Minolta AF 100-400mm F4.5-6.7 APO A-mount lens review by QuietOC

reviewer#29643 date: Jul-31-2016
sharpness: 3.5
color: 4
build: 3
distortion: 4
flare control: 4
overall: 3.7
tested on:
  • film camera:Film camera
  • APS-C: 6MP6 MP; 10MP10 MP; 12MP12 MP; 14MP14 MP; 16MP16 MP; 20MP20 MP; 24MP24 MP
  • full frame: 12MP12 MP; 24MP24 MP; 36MP36 MP; 42MP42 MP; 61MP61 MP
ownership:I own this lens
compared to:Sony DT 55-300 F4.5-5.6 SAM
Canon EF 70-300 F4-5.6 IS II USM
Tamron SP 70-300 4-5.6 Di USD
Sony FE 70-300 F4.5-5.6 G OSS
Sony 70-300 F4.5-5.6 SSM II
Sony 70-400 F4-5.6 G SSM
Minolta AF 75-300 F4.5-5.6 BBC
Minolta AF 100-300 F4.5-5.6 APO/D
Sigma 150-500 F5-6.3 EX DG OS APO HSM
price paid:165 USD (used)
positive:Same retracted length as the 70-210 F4
Fairly light
Smooth, long-throw focus control
4X zoom range
Very little distortion
Sharper wide-open than the 100-300 APO lenses
Doesn't lose focal length with close focus
negative:Axial CA
Not very sharp
Heavy zoom action + zoom creep
Rotating/extending barrel
No tripod collar
comment:After many soft copies of the 100-300 APO, I am pleasantly surprised by the at least acceptable sharpness of this lens wide-open, but the CA is not as well-controlled as the smaller lens. The second copy may be slightly better than my first one. This lens originally sold for over $700 in 1995. It has generally been selling north of $250 recently on eBay. "JAPAN"

Several manufacturers have released 100-400mm zooms recently including Sony. Tamron and Sigma released their budget F6.3 versions in 2017. There is an older push-pull zoom available under several brands with the same range and maximum apertures which uses a smaller 67 mm filter diameter. David Kilpatrick stated that the Minolta 100-300 APO and the 100-400 APO zooms were Tokina designs. The Tokina model was only $230 in 1999--much cheaper than their older 80-400/4.5-5.6 and 100-300/4 ATX lenses.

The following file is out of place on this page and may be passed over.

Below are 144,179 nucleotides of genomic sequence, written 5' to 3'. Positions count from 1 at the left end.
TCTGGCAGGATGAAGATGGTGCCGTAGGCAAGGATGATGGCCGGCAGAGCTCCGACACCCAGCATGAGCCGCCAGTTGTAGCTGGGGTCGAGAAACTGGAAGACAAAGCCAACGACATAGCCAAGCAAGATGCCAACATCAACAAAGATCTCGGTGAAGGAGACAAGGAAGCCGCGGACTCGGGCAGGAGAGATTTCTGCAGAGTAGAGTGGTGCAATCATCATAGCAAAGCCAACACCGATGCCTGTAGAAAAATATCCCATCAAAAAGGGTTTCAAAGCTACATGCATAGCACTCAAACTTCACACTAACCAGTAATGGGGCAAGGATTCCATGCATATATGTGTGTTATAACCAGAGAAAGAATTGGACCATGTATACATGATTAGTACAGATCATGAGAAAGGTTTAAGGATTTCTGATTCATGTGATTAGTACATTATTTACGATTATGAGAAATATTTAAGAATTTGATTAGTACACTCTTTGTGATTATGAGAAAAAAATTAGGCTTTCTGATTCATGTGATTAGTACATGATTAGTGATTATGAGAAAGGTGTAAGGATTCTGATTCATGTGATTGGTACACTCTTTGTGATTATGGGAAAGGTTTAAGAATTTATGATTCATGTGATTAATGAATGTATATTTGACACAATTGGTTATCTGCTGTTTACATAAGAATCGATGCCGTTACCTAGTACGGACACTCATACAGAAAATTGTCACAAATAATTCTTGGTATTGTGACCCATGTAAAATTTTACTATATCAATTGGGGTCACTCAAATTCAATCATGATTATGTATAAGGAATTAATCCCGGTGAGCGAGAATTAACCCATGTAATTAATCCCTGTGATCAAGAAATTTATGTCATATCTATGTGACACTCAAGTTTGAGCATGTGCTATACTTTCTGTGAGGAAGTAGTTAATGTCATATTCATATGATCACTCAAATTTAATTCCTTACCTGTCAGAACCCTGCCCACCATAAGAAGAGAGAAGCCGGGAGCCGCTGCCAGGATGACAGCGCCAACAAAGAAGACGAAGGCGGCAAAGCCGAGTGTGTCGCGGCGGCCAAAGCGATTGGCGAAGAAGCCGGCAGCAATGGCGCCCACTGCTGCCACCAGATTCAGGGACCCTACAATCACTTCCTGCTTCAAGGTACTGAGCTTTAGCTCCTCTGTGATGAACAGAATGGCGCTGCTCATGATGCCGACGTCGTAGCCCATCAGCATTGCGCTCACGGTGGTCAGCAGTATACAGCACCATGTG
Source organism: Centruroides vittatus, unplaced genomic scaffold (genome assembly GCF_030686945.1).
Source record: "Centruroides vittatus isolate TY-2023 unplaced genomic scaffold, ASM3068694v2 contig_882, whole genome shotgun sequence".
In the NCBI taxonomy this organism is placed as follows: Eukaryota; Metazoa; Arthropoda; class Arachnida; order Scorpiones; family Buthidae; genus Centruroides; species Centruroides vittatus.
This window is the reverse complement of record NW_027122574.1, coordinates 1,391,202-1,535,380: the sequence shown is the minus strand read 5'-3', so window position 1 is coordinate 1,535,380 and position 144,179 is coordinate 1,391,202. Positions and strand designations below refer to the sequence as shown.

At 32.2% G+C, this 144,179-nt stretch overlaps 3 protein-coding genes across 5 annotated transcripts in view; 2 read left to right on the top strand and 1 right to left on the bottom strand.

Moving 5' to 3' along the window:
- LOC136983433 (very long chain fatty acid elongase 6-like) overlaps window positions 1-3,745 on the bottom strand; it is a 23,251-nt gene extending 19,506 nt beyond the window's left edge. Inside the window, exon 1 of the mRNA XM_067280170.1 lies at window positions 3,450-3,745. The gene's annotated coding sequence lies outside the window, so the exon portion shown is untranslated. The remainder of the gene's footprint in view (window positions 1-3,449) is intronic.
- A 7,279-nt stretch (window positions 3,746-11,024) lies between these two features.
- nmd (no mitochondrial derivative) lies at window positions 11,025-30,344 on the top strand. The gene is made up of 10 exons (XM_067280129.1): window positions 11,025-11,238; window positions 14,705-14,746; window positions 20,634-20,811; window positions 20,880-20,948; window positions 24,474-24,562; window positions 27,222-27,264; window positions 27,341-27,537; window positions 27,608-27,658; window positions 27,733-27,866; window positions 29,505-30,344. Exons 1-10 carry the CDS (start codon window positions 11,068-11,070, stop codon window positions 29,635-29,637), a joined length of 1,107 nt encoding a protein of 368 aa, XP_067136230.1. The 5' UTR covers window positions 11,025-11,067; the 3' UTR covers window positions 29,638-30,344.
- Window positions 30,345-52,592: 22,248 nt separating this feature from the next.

On the A65 and A68 the maximum aperture is reported as f/6.3 at the long end instead of f/6.7 or f/7.1. The A65 reports f/5 at 135mm and f/6.3 already at 200 mm. The Maxxum 70 is more optimistic in the mid range reporting f/4.5 up to 135 mm and f/5.6 up to 300 mm where it switches to f/6.7.

It is sharper at 400 mm f/6.3 than the 100-300 APO is at 300 mm f/5.6. My impression is that it performs at least as well if not better optically than the Sigma 150-500 OS that I've tried. It is much sharper than the Sony 70-400 G SSM I tried. The focus plane is fairly flat across the zoom range, but certainly not as flat as the 70-210/4 or original 75-300/4.5-5.6 or the Tamron 70-300 USD. My copy of the Sony DT 55-300 is sharper on teleconverter than this lens is without one. Stopping the lens down to f/8 greatly improves the image quality.

Autofocus performance at 400 mm is similar to the xx-300 mm F5.6 zooms on a 1.4X TC, which is to say rather poor. It can autofocus quickly at 400 mm pointed at a bright light source, but it is very prone to hunting in typical indoor lighting. Autofocus seems to be accurate. Surprisingly the A65 will AF this lens with both the 1.4X and 2X Kenko chipped teleconverters all the way to out 800 mm F13. In actual use the AF is practically useless with the 2X, and very poor with the 1.4X.

Test chart comparison with xx-300 zooms.

rating summary

lens image
  • total reviews: 51
  • sharpness: 4.42
  • color: 4.63
  • build: 4.18
  • distortion: 4.63
  • flare control: 4.39
  • overall: 4.45
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